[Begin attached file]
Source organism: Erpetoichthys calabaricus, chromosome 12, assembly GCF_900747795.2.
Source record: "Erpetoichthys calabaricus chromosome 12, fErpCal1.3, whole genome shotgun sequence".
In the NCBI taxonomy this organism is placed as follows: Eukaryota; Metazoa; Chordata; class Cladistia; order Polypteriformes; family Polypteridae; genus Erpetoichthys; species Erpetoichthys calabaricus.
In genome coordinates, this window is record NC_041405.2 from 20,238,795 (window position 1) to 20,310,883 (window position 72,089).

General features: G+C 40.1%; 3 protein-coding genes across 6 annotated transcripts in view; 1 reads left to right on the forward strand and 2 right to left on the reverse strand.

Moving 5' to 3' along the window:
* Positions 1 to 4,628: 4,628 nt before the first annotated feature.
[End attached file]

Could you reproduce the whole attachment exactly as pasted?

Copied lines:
Source organism: Erpetoichthys calabaricus, chromosome 12, assembly GCF_900747795.2.
Source record: "Erpetoichthys calabaricus chromosome 12, fErpCal1.3, whole genome shotgun sequence".
In the NCBI taxonomy this organism is placed as follows: Eukaryota; Metazoa; Chordata; class Cladistia; order Polypteriformes; family Polypteridae; genus Erpetoichthys; species Erpetoichthys calabaricus.
In genome coordinates, this window is record NC_041405.2 from 20,238,795 (window position 1) to 20,310,883 (window position 72,089).

General features: G+C 40.1%; 3 protein-coding genes across 6 annotated transcripts in view; 1 reads left to right on the forward strand and 2 right to left on the reverse strand.

Moving 5' to 3' along the window:
* Positions 1 to 4,628: 4,628 nt before the first annotated feature.